Dear Microsoft, we beg you to stop with Start

Start Menu

Start or not to start … Menu


Start menu Windows 95

Start Menu Windows 95

Microsoft introduced Start Menu with the Windows 95 , and NT systems. To be exact it was the August 15, 1995  when Windows 95  RTM (Released to manufacturing) was introduced. It was the great step up from its predecessor Win 3.1.1, and it came with a central launching point for computer programs and performing other tasks. The one and only “Start Menu”. Besides Desktop it is the most visited place  due to its usability and ease of access. As name suggests it was the start point for so many different tasks and tools. Most of all it was so easy for a user to rearrange it , and sort it that everyone loved it and considered it as a vital part of OS. That is from the user’s point of view.

 

 

 

 

 

 

 Time traveling with Start menu

Start XP

Windows XP Start

So, it came to us with 95, it stayed pretty much unchanged with 98, Millennium, and Windows 2000. Than it landed on XP in all of its magnificence and it became a standard. I think that if it disappeared then, most of the users would not know what to do with the computer. Programs, Administrative Tools, Run, Control Panel, Shutdown, it was all there few clicks away. Why would you take it away without offering a better solution?
Well it stayed a little bit more, but some wise guys in expensive suits that never spent a night in front of CRT were already thinking how to screw up as many people as possible and make it look great in company reports.

 

 

 

 

 

 

 

Time of the Kraken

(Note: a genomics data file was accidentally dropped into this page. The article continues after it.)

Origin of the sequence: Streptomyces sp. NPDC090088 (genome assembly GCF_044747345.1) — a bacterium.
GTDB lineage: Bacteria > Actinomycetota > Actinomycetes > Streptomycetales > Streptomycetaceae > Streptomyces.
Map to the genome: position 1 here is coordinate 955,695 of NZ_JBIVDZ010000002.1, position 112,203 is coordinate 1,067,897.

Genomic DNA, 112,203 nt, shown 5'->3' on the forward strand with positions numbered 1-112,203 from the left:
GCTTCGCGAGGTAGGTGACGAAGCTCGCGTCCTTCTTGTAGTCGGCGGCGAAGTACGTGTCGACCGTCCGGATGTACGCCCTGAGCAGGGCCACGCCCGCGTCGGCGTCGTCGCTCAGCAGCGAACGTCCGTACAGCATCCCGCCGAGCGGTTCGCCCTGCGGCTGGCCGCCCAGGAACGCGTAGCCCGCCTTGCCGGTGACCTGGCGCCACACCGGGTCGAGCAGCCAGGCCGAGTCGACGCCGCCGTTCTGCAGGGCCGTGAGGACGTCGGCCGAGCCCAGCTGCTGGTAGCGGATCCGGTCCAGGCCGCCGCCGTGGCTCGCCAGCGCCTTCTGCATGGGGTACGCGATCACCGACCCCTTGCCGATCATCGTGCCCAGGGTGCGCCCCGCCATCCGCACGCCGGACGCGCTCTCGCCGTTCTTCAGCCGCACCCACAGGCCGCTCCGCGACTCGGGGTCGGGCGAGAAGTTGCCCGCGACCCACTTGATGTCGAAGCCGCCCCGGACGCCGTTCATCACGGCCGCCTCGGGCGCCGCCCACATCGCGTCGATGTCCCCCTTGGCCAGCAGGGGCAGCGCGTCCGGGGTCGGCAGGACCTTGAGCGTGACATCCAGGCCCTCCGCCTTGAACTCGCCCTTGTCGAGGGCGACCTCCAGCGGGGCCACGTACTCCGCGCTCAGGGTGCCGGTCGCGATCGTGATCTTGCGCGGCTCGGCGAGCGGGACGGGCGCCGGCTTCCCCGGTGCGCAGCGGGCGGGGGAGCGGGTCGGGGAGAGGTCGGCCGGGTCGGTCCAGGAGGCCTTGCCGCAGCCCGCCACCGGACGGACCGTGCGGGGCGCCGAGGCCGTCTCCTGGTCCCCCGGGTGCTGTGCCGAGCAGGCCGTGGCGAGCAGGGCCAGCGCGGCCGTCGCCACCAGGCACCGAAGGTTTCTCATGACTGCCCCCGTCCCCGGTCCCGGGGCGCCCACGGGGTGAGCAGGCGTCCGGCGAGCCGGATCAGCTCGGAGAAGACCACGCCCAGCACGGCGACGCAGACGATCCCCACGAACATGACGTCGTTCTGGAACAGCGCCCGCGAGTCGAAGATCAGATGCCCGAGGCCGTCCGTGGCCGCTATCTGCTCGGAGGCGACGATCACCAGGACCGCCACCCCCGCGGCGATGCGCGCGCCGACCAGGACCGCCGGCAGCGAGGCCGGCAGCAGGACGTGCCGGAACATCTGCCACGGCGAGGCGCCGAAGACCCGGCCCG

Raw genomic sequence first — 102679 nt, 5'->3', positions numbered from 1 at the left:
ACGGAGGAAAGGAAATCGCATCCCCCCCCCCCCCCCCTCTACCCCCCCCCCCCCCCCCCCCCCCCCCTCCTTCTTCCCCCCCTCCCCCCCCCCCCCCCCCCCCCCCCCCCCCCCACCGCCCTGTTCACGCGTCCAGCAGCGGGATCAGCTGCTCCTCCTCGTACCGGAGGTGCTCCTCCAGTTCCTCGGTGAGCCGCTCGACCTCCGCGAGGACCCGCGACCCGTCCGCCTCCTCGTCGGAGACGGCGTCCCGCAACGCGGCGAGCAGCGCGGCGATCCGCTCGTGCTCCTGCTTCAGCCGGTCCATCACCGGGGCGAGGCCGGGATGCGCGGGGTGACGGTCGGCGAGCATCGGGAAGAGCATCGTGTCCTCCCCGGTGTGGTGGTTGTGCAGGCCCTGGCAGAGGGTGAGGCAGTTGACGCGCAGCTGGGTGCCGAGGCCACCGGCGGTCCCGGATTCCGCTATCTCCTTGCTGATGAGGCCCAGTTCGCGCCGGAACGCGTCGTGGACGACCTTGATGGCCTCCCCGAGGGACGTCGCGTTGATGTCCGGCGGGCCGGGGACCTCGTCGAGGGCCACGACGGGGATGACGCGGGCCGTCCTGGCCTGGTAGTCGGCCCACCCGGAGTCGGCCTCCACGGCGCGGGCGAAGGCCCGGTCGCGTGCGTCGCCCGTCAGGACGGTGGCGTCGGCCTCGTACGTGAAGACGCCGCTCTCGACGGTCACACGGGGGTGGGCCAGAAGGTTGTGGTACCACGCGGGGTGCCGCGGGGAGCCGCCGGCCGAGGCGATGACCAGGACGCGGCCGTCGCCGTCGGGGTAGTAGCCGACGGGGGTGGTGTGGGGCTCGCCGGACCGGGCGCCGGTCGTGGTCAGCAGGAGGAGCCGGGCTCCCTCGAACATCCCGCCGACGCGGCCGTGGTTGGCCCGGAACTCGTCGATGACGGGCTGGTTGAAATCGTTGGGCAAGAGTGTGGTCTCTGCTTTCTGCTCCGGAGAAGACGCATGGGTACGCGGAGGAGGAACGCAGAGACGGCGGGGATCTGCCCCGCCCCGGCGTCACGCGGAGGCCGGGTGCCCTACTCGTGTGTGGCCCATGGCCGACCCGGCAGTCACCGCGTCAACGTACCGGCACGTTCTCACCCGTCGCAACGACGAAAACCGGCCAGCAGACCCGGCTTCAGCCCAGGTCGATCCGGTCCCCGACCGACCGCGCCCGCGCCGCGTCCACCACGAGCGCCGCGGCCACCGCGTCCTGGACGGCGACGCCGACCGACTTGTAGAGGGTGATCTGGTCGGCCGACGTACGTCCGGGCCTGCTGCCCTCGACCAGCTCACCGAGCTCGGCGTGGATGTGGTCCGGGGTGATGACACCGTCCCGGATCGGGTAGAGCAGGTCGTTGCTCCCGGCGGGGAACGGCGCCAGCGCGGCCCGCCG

Windows Vista

Windows Vista

Then in November 2006 Kraken came to haunt the computer hardware. It was called Windows Vista. Like usually Microsoft had a great idea, no time to finish it and they released it anyway. That memory eating monster required state of the art hardware to work decently, but was a game changer comparing to its predecessors. Then it was visible that major changes are happening at Microsoft, and that OS course is changing. Many differences and many great things came by, and fortunately some good stuff stayed , like the Start Menu. After Vista  came 7 in July 2009.

 

 

 

 

 

 

 

The good times

Start Windows 7

Windows 7

It came as a finished, polished and mature OS, and of course Start menu stayed again. It had great driver support and  worked well on average hardware. Users had no problems getting used to it, and it caused no trauma to them. It really was one of the greatest Windows ever! This time guys from Redmond really hit the bull’s eye.

 

 

 

 

 

 

How it all went wrong…

 

Win 8.1

Windows 8.1

You know that situation when everything is like it should be…….. and then something terrible happens. That is when Windows 8 came in August 2012. It created mess and confusion among the users. Touch screen OS that run mainly on non touch screen devices. A cyborg like Vista that made more problems than it had solved. This one really disappointed me. Main reason was lack of the Start Menu and it tried to make me change 17 years old habits. Was it necessary ? Was there a chance to leave it be as an option? No, great guys in Microsoft said that now you have a tiles and you can go to right end of screen for additional options. Options for Search , Logout, Restart, Shutdown……. What the hell ?!